If you think about the brew day, the grain, temps, time it takes to dough in and stir etc...i bet you can already kind of plan for what if anything to do next. If to hot just stir down to temp as mentioned. I plan for a solid 5 min stir. I like stirring it really well, i mean really well. I hold the cheap plastic mash paddle anchored against my chest with one hand and whip the bottom violently with the other. While kind of holding the bag a little shut too so i dont get splashed. If the burner stays warm i think that would be at least somewhat desirable to help hold temps as long as its not staying overly hot. I don't know why I keep insulating the kettle because I'm about certain that Mash temperature really doesn't matter or at least would be able to be perceived in a blind taste test. A hydrometer might measure a few points different.

A final thought is to add ice maybe or boiling water as a way to quickly adjust temp but will obviously mess with water volumes.
 

bfabry

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I just go over the strike temp, cut the burner, stir until it gets back down to strike temp and then dough in
 

LittleRiver

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I use a thermometer that has a remote probe and hi/lo temp alarms. I set the hi alarm for the strike temp, or a few degrees below. I do other things while the water is heating. When the thermometer beeps I kill the burner, stir to make sure the temp is stable and even, add the grains, then insulate the kettle. During the warm months it stays within 1 degree for an hour.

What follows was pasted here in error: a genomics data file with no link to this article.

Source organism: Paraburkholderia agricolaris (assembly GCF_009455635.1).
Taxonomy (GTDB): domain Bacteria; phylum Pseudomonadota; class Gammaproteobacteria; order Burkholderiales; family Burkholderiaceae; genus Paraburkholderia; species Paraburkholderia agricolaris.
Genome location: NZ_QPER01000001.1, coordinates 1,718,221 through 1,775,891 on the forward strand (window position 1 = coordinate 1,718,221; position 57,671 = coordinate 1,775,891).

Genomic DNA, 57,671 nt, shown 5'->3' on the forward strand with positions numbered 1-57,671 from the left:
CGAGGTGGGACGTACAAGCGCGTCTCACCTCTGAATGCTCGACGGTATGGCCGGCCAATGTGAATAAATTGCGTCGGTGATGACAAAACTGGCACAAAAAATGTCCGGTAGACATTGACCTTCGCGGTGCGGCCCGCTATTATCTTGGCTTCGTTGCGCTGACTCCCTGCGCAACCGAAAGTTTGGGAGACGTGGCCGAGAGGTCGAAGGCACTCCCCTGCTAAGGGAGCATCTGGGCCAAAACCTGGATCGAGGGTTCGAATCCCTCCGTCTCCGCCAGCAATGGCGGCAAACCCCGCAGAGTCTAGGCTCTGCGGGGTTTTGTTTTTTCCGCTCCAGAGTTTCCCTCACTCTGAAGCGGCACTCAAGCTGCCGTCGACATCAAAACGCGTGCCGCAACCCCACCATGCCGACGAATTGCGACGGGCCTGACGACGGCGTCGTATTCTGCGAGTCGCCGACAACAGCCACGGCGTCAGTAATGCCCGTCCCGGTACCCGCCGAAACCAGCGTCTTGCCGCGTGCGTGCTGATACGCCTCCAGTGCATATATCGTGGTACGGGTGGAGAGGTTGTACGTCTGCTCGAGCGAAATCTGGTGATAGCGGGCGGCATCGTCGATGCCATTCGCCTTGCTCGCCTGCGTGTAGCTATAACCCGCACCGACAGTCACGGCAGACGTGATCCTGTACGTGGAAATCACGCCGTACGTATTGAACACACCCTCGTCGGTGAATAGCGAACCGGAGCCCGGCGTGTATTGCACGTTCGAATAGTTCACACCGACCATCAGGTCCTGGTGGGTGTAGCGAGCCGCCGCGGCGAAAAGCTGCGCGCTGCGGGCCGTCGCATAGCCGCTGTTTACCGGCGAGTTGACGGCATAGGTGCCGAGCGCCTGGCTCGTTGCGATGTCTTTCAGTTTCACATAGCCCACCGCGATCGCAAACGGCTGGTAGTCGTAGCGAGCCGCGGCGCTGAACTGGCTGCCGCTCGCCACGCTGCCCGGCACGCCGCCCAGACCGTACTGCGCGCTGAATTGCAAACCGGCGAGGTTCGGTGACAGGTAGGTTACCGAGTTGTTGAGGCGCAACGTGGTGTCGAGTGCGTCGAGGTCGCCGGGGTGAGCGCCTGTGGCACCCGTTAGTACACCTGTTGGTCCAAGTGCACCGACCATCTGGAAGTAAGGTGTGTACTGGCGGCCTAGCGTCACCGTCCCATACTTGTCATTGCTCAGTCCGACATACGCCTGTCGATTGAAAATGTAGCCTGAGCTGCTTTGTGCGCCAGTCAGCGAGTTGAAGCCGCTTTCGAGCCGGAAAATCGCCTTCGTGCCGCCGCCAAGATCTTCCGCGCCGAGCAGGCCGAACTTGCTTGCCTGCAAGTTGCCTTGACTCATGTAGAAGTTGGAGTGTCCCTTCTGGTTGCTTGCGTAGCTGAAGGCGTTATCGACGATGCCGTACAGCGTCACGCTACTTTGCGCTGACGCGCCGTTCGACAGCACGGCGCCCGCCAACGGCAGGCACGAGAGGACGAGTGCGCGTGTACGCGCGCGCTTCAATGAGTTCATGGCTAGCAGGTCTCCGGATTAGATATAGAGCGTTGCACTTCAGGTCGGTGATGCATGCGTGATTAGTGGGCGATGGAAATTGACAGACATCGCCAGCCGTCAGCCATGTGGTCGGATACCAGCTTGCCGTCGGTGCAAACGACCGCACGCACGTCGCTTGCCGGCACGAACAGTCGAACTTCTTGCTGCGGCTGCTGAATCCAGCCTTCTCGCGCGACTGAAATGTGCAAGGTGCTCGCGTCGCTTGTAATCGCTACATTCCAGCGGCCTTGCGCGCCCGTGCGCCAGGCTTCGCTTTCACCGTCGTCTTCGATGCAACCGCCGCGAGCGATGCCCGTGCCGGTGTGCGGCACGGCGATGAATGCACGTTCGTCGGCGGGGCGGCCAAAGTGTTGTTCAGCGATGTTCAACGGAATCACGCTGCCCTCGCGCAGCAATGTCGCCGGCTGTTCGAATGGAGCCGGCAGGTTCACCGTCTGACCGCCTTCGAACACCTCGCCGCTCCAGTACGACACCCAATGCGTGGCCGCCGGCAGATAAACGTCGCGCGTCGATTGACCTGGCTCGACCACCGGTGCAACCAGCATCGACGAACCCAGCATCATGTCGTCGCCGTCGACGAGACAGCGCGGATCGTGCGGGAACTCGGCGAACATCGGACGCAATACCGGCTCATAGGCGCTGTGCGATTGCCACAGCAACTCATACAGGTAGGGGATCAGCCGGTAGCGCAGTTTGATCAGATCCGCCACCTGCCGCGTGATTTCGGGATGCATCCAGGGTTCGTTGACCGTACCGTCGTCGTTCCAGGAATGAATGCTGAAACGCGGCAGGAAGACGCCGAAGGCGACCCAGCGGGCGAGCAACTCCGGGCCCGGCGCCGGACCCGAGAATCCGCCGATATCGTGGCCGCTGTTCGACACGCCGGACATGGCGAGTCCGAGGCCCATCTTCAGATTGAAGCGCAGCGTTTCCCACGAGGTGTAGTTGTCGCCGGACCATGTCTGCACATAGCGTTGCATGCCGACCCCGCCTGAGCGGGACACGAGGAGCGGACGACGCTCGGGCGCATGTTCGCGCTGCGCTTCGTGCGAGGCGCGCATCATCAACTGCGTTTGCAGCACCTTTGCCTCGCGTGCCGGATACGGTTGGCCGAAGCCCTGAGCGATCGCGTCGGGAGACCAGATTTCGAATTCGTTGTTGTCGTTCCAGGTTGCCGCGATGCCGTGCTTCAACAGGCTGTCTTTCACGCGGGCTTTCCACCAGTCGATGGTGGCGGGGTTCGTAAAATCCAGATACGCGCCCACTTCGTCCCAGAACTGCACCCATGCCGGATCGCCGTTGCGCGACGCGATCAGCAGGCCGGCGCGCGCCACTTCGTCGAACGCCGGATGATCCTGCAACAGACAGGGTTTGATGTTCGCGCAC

I use the Priceless calculator to determine temps and water volumes.
 

Soyben

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Same a bfabry go over temp a little and stir. When temp comes down dough in, this helps eliminate hot spots. Also use the priceless calculator.
 

RPh_Guy

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I overheat my strike water, remove from burner and insulate with blanket & towels.
Let it sit for a few minutes to stabilize, then I check temperature. If it's still too high I add ice cubes one at a time while stirring until desired strike temperature is reached, and then I dough in.
 

ong

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I often do small decoctions to raise temp during the mash, especially if I have a lot of adjuncts and need a longer mash time. I’ll pull out a couple of quarts of thick mash from the bag and bring it to the boil before adding it back in.
 
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I'll start stirring before strike temp just to make sure there are no hot spots. I'll cut the burner a couple degrees below strike temp and let it slowly ramp up and then dough in. Depending on the setup, I would rather err on the low side because I can always crank the burner on and get it up to temp.
 

iamwhatiseem

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As I get close to strike, I stir the pot quite often and turn the flame down to about mid burn.
Once a degree over or so, shut off the flame. Stir more...put the lid on while preparing grain to pour in.
Put in bag and pour grain in 3-4 steps to avoid balls.
By the time I do all of this, I get very close to target usually no more than a degree or two high which is fine.

Edit: I forgot to mention I remove the pot from the burner after shutting it off to prevent residual heat.